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Commonly used help
- Help:Sources - structuring source items and statements
- Help:Basic_membership_properties - clarifying when to use instance of (P31), subclass of (P279) or part of (P361)
- Help:Modelling/Wikipedia_and_Wikimedia_concepts - modelling guidelines for categories, lists and compound pages
Commonly accessed projects
Property Quality Notes
These are just my own thoughts on good property practices to improve data veracity:
- Properties with a conditional meaning (i.e. their meaning is instance specific) are a bad data smell which encourages lower data veracity by removing possibilities for constraint application.
- Properties with ambiguous meaning (i.e. can be interpreted multiple ways in the same instance) should probably be qualifiers or split and constrained to narrower domains. It may be obvious to a human what the meaning is, but to a machine the property should be clearly defined.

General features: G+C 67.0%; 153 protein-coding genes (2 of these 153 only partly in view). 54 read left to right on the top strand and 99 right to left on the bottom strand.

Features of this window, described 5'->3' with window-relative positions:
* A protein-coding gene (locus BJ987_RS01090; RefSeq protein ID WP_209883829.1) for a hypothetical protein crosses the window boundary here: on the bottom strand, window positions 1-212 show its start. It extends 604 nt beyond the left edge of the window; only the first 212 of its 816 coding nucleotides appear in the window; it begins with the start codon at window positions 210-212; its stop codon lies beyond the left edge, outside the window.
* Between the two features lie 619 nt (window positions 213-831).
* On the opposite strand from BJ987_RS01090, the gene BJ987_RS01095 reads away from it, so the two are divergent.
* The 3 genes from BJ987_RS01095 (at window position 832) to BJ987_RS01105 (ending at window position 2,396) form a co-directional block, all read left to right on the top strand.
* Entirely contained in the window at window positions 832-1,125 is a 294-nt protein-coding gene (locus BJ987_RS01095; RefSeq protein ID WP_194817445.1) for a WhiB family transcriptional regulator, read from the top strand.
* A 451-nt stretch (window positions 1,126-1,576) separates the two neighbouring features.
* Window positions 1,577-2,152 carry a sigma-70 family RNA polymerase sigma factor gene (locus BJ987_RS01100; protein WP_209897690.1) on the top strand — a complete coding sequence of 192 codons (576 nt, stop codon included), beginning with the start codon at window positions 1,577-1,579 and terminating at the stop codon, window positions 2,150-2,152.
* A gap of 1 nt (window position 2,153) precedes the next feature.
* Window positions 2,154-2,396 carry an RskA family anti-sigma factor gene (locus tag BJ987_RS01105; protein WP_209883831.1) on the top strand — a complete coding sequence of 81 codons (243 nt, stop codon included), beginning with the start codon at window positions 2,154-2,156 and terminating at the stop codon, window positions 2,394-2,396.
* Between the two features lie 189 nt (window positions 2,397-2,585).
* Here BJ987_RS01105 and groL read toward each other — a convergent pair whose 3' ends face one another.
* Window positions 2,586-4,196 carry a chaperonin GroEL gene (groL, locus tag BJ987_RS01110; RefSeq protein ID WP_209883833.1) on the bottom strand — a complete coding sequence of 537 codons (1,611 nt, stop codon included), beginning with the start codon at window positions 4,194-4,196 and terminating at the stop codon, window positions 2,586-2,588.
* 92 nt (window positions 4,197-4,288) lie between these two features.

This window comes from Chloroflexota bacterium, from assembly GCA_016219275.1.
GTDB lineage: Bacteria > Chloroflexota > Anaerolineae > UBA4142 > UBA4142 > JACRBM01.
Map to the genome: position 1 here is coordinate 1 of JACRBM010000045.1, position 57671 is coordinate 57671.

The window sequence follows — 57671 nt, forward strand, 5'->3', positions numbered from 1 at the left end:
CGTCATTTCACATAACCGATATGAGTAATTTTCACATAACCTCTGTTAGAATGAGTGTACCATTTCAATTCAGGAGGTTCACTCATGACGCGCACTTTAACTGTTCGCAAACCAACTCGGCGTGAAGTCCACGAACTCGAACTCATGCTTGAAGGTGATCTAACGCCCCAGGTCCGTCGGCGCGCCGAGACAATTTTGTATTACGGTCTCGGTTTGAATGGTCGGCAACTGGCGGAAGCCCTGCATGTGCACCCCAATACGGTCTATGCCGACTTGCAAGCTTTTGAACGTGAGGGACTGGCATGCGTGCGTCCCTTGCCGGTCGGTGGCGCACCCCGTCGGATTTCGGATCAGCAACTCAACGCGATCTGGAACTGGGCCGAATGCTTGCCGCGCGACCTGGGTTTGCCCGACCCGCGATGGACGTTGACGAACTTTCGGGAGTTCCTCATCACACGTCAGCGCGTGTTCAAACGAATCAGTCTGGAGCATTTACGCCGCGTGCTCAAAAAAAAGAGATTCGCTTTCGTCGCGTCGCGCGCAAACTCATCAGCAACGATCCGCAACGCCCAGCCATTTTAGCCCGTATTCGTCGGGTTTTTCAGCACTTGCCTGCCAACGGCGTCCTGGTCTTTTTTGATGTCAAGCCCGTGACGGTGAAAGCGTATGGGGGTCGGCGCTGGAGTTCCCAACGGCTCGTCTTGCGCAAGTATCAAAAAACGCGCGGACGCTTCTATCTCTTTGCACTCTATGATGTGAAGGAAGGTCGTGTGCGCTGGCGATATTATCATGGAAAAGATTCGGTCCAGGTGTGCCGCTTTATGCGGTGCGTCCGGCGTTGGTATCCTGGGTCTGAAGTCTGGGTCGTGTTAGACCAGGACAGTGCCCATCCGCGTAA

- many→1 properties (statement on many items) are preferable to 1→many (many statements on 1 item) properties to avoid bloating individual items.
- Property constraints should drive the data, not be driven by the data. In other words, constraints should be constraining to flag issues in the model instead of being made more accepting to accommodate a bad model.
Notes on Scottish Hills
The Database of British and Irish Hills (Q61667995) is a prime source of information (DoBIH Number (P6515))
- Munro (Q1320721) - Scottish hills at least 3000 feet in height regarded by the Scottish Mountaineering Club (Q4943731) as distinct and separate mountains, based on Munro's Tables: Tables giving all the Scottish mountains exceeding 3,000 feet in height (Q61666966).
- Munro Top (Q26711849) - Subsidiary summits meeting the height criterion - note that in Munro's Tables these include the Munros.
- Corbett (Q11964099) - Scottish hills with height [2500,3000) feet and a drop of at least 500 feet (152.4m) on all sides.
- Graham (Q22569524) - Scottish hills with height [2000,2500) feet and a drop of at least 150 metres on all sides.
- Donald (Q26709973) - Hills in the Scottish Lowlands at least 2000 feet high, with a drop of at least 100 feet (30.48m) on all sides. Further specification TBC.